Chateauneuf-du-Pape: New Hopes, New Castles of Popes
By Kay Pfaltz
January’s here. Resolutions made, new hopes stirred. The earth continued its eternal, axial spin post Solstice, and while spring will be nudging in a few short months, these shortened, winter days are a beautiful excuse to turn inward, reflect and…drink Chateauneuf-du-Pape.
Chateauneuf-du-Pape owes not only its name, which means ‘New Castle of the Pope’, but also its existence to the Popes of Rome. The destiny of this area was much altered when a 72-year-old man decided to movie in. The old man was thin and pale, and looked as though he should check into the nearest hospital, not go on to build a chateau more like a fortress than a palace. All of this would be unimportant if the man had not been John XXII, the second of the Avignon Popes, reigning from 1316 to 1334. The presence of the papal court in Chateauneuf encouraged wine growing. John XXII planted a small vineyard with high quality wine and the wine from the area became the fashion of the times.
About the same time, Petrarch wrote that to be able to say how much you love is to love but little. I extend this to certain favorite wines, Chateauneuf-du-Pape among them. If Bordeaux is cerebral, and Burgundy sensuously elegant, then Chateauneuf-du-Pape is the quintessential wine of pleasure. If you think about all the wines in the world, Chateauneuf-du-Pape is one of the purest, most un-manipulated and truest translations of a vineyard. Most of the great Bordeaux, Burdgundy and California Cabernets rely heavily on new oak, whereas in CDP only a small percentage of new oak is used. In addition, Chateauneufs can be drunk young yet have tremendous aging potential. In youth you’ll taste exuberance and the sexy flamboyance of fruity Grenache. With age you’ll notice more secondary nuances of spice, earth and leather. And where else in the world can you find vines as old?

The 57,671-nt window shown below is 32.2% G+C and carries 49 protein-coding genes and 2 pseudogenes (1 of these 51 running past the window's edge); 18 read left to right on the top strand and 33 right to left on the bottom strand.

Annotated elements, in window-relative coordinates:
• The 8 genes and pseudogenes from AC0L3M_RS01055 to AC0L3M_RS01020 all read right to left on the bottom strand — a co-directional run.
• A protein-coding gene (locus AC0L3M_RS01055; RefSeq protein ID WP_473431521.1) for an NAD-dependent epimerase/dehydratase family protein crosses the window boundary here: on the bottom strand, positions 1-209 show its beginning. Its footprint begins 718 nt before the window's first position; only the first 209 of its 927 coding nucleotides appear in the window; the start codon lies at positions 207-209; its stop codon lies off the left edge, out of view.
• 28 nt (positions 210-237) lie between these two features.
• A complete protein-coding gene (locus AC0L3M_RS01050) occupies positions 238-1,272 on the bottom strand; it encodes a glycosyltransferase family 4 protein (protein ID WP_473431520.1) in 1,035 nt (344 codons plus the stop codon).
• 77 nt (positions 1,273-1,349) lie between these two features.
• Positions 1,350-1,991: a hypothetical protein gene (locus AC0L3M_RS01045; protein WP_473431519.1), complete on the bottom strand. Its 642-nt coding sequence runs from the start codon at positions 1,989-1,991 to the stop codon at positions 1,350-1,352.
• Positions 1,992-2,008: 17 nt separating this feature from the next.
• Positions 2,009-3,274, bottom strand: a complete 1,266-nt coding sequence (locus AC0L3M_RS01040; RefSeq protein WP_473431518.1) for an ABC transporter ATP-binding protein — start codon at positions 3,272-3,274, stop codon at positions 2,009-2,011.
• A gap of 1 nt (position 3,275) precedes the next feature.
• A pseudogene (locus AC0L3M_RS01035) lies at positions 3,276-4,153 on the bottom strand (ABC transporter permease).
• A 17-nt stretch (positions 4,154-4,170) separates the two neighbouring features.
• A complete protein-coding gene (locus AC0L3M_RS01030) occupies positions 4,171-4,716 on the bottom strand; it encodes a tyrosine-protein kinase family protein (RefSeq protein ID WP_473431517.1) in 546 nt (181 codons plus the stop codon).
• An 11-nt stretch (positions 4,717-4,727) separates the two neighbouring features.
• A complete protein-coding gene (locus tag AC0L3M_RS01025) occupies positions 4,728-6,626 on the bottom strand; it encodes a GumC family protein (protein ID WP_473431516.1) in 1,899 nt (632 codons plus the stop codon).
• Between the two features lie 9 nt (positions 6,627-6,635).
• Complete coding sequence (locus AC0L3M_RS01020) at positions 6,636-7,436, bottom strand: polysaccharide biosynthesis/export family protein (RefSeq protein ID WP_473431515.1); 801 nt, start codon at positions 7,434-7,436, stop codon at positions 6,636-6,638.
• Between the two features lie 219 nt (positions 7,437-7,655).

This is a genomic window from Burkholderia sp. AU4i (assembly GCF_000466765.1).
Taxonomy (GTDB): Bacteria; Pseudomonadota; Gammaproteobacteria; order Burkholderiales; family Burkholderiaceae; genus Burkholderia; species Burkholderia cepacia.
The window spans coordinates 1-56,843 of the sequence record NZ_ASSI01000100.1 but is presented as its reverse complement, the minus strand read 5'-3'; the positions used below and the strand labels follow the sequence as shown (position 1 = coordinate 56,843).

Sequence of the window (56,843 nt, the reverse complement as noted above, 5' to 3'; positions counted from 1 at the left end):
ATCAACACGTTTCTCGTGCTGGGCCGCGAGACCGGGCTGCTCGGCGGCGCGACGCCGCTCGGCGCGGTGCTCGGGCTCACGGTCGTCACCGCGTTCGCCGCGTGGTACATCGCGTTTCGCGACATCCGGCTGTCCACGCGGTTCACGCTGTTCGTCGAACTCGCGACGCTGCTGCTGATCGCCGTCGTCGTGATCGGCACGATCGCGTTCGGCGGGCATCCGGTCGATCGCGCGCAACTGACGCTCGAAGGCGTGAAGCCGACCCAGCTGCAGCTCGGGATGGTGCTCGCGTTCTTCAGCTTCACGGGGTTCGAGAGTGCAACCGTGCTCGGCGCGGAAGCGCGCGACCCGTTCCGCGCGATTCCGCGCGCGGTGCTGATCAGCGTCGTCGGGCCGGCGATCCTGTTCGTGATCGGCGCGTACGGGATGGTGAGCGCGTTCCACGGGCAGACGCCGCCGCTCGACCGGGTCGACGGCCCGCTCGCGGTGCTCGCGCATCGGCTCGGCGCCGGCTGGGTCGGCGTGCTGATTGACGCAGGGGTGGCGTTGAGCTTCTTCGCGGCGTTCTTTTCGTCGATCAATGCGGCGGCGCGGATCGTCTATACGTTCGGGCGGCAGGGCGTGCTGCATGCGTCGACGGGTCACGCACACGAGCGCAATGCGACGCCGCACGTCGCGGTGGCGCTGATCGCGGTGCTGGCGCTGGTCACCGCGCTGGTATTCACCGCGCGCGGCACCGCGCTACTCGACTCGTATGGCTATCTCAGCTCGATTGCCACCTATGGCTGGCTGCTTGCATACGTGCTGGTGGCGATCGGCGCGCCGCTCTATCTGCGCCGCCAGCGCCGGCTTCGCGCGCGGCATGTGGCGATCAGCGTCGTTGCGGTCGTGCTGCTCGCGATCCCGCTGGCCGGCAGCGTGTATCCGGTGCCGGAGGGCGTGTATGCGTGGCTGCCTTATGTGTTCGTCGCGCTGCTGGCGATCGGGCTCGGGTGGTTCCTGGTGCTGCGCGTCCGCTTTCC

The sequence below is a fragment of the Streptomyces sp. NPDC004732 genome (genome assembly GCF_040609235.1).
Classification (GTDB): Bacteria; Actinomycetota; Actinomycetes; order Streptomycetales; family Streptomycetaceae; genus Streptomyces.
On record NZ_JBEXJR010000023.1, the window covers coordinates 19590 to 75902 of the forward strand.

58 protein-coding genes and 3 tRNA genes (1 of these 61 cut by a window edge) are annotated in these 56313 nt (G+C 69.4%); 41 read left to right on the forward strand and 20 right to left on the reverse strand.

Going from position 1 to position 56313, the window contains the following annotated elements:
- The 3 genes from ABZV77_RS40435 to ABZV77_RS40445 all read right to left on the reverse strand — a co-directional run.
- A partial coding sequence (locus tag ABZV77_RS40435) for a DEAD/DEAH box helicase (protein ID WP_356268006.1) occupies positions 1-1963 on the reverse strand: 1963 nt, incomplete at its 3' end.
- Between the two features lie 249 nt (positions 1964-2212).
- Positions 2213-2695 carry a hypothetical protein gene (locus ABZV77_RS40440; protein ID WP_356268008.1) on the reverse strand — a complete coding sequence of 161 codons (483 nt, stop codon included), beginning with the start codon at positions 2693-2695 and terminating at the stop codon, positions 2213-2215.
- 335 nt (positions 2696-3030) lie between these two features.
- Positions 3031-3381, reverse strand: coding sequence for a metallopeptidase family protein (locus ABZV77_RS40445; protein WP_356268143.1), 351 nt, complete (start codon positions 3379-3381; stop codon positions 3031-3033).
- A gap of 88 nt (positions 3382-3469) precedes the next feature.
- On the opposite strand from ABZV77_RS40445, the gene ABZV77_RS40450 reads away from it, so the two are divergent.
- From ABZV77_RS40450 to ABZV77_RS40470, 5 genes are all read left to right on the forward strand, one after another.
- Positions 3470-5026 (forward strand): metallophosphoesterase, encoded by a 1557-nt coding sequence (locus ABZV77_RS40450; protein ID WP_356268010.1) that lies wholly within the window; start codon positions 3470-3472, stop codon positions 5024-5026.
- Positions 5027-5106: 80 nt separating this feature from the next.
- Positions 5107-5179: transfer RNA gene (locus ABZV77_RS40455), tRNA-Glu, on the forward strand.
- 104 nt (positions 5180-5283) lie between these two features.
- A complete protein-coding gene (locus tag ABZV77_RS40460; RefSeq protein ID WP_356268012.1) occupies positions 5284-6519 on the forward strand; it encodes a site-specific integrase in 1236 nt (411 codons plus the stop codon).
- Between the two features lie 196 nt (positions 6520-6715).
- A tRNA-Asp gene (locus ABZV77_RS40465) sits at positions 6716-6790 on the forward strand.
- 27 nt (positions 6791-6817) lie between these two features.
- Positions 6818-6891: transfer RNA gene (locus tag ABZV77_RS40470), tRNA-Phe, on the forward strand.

So build a fire, light some candles, gather friends or, in their absence, reach for a great book…then pour the Chateauneuf-du-Pape.
La Bastide St. Dominique, Secrets de Pignan, Chateauneuf-du-Pape, 2010 – Eric Bonnet is the talent behind La Bastide St. Dominique. A few months ago, a group of wine tasters and I enjoyed an excellent tasting at the estate. Eric’s wife Julia poured the Secrets de Pignan last. Made from sixty plus year-old vines, it was the unanimous favorite. Black fruit aromas layered among spicy notes, licorice, tobacco, black tea and bittersweet ganache. Rich and incredibly smooth. A special wine for a special occasion. Pairs best with strong cheeses, stews or game. $54
Domaine Grand Veneur, Chateauneuf-du-Pape, Les Origines, 2010 – I like Alaine Jaume of Domaine Grand Veneur not only because his wines are excellent but also because he practices sustainable viticulture. Of the Les Origines Robert Parker writes: “The 2010 is nearly off the charts in terms of concentration. […] it is noble, reserved and pure with plenty of black and blue fruit notes intermixed with subtle garrigue, graphite and spice box. 94-96 pts.” $62
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Feature Image: The Wine Cellar Insider